COMPLIANCE (Craig Zobel, 2012)
manager Sandra (Ann Dowd) is already on edge at the start of the work
day in COMPLIANCE. The previous night an employee left a freezer door
open, resulting in nearly $1500 in spoiled food and leaving the fast
food restaurant short on bacon and pickles. A secret shopper may be
visiting to assess how well the store is performing. Then comes a call
from a police officer.
caller identifies himself as Officer Daniels (Pat Healy) and asks for
Sandra’s help. A woman has come to the police and is accusing a female
ChickWich employee of stealing money from her purse. The policeman
states that their surveillance unit also backs up the claim. Officer
Daniels requests Sandra’s assistance with the suspected thief until he
can arrive on the scene.
cashier Becky (Dreama Walker) fits the description of the guilty party,
so Sandra pulls her from her register and brings her into a back
office. Officer Daniels asks Sandra to search Becky’s pockets and take
Becky’s phone and purse. When that fails to turn up the stolen money,
he persuades Sandra to conduct a strip search and Becky to submit to it.
As he explains, it’s in Becky’s best interest. Either they can clear
up the matter of the alleged theft in the moment or Becky can be taken
downtown for processing and potentially spend the night in jail.
strip search is also unsuccessful in producing evidence that Becky took
any money, but Officer Daniels is not willing to let the charge drop or
let Becky put her clothes back on. Still on the phone, he guides the
manager through how he’d like for her to detain Becky while Sandra
attends to her job over the next several hours.
the situation in COMPLIANCE sounds fishy, that’s because it is.
Writer-director Craig Zobel possesses something of a free pass in the
fact that the film is inspired by true events. No matter how
unbelievable the escalation of personal violation in the scenario may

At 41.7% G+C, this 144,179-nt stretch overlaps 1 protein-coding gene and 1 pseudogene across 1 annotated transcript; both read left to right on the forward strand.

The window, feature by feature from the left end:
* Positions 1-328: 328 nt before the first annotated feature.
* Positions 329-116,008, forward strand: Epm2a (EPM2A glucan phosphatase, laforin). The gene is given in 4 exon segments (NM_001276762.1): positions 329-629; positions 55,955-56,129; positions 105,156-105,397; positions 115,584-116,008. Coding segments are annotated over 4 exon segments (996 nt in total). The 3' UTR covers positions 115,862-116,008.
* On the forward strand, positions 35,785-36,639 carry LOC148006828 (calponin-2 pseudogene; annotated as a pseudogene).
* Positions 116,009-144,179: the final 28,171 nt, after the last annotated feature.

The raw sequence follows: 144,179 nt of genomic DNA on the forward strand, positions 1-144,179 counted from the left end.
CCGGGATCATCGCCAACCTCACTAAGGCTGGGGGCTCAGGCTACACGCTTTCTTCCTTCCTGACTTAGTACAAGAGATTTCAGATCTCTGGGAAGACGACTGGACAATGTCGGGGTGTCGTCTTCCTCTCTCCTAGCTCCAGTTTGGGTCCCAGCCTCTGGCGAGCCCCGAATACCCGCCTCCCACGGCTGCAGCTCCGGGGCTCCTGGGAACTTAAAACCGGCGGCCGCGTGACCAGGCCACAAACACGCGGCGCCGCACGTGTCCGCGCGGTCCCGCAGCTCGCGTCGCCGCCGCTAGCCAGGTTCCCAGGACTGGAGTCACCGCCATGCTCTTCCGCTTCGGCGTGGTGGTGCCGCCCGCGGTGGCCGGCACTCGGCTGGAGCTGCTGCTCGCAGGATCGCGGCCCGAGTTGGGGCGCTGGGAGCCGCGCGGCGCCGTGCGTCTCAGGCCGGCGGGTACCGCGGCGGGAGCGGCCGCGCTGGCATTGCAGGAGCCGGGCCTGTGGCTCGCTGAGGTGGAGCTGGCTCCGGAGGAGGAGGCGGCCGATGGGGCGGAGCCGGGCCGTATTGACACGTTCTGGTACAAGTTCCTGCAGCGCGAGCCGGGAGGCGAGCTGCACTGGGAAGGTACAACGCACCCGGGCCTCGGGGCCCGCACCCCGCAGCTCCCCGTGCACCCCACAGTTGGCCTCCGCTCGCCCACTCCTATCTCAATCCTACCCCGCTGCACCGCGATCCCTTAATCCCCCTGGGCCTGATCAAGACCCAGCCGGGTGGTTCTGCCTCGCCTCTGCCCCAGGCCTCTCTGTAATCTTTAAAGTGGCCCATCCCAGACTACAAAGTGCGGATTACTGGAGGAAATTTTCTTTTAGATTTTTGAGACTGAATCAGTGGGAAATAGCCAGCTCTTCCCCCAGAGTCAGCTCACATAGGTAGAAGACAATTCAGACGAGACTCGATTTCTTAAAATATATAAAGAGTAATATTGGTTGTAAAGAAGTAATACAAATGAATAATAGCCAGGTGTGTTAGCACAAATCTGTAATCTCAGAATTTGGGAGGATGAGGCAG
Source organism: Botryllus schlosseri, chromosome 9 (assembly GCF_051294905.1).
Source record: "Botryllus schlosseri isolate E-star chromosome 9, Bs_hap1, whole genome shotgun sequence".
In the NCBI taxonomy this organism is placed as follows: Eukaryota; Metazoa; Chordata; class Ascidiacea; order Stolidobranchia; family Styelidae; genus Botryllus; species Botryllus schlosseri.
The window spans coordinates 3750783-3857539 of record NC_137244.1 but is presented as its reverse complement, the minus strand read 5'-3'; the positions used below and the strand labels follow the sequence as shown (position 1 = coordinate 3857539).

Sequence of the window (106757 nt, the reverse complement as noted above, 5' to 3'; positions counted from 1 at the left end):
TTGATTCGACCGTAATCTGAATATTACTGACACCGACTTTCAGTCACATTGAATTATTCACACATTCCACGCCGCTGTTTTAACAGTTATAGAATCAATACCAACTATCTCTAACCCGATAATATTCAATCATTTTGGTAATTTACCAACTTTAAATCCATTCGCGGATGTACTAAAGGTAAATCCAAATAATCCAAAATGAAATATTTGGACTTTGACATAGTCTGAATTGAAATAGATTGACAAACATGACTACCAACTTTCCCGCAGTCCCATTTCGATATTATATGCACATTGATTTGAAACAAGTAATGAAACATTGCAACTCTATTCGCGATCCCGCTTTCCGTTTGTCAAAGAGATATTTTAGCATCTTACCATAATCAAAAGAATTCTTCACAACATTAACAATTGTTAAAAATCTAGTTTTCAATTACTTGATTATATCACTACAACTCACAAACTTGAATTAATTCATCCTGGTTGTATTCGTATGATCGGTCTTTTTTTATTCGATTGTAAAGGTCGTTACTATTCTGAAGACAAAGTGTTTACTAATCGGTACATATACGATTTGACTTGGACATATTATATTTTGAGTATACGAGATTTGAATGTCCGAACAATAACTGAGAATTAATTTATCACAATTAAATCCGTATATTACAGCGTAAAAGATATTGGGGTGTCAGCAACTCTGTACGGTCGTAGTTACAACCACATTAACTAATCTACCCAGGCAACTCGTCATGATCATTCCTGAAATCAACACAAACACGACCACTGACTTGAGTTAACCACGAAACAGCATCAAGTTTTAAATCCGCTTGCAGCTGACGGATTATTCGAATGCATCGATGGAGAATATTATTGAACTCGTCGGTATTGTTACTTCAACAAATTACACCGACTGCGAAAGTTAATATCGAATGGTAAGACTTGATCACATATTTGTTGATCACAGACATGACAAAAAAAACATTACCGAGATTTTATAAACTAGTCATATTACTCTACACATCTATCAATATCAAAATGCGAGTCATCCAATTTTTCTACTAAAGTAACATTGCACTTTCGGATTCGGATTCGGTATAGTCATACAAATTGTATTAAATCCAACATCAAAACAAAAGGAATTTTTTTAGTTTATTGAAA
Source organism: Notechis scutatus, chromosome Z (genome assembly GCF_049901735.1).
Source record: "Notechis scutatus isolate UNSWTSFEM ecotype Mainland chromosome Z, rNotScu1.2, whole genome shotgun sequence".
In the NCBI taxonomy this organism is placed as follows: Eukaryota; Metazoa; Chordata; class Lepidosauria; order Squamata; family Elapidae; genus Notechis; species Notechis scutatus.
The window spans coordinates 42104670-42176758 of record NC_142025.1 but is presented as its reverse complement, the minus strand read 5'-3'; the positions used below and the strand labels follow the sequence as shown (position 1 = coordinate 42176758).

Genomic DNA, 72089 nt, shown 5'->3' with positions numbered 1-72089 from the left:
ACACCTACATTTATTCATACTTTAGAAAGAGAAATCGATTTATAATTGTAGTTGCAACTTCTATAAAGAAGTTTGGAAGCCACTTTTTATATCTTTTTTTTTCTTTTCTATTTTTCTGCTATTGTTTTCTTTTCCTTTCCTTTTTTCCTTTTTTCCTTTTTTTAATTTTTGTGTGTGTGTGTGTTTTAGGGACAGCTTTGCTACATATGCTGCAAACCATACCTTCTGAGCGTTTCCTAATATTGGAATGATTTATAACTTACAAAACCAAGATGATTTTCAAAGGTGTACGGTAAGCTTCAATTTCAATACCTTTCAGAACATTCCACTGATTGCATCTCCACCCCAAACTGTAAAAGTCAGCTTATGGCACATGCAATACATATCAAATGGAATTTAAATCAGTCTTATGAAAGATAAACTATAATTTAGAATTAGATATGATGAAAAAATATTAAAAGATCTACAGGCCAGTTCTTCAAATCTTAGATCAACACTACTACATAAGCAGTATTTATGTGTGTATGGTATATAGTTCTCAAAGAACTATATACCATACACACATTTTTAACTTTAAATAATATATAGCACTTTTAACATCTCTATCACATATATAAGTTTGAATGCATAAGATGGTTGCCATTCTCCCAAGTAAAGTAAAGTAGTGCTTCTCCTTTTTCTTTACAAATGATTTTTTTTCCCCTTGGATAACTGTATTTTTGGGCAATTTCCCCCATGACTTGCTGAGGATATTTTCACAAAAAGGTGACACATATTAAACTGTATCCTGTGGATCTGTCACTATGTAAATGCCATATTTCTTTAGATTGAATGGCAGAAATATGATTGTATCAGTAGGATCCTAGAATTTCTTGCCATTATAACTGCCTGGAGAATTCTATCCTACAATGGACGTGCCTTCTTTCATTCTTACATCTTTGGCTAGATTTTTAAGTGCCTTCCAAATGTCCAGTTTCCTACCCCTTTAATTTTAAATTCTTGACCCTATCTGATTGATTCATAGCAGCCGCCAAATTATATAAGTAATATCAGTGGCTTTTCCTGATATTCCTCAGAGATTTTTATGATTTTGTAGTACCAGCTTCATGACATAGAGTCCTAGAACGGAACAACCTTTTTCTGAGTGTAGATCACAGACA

seem, it sticks closely to the documented report of a specific incident
in which a man making a prank call convinced others to victimize an
innocent employee. (This was one of over 70 similar scams in 30
COMPLIANCE has facts to support even the most outrageous actions cuts
both ways in terms of its success as drama. To its advantage, anyone
with foreknowledge of this story will be inclined to accept everything
at face value. Any other film trying to pass off some of the
developments as believable would face more viewer skepticism, yet
awareness of the truth in what’s being depicted drains COMPLIANCE of the
shock value it is trying to capitalize on. The film’s primary weakness
is in letting the facts do the heavy lifting in what can be little more
than a dramatized police report.
better film would have dug into the psychological complexity behind the
decisions the characters make, especially the most implausible ones.
Nevertheless, COMPLIANCE functions as a fascinating and mortifying
glimpse at how readily and illogically people will submit to authority,
whether it’s law enforcement or a boss. From the outside looking in it
seems preposterous that a situation would get this out of hand, but
COMPLIANCE’s best scenes show how a series of small steps can get folks
to walk over the edge rather than requiring a single big jump. It also
demonstrates the perceptual leaps people will make when provided with
vague bits of information. Dowd excels at conveying the struggle of not
really wanting to go forward with what Sandra is asked to demand of
Becky but doing so anyway. After all, the man on the phone sounds
official and gives her the confidence to act in a way that she likely
wouldn’t if she took a couple moments to assess what is happening.
performance is mostly in voiceover, making him like a devil on the
shoulder using firm speaking and the power of suggestion to convince
people to do what deep down they know they shouldn’t. Without setting
foot in that small back office he materializes a complicitous and
taunting presence that allows the unthinkable to be done. What people
do in COMPLIANCE is troubling. That it ultimately requires so little to
take them to that point is more disturbing.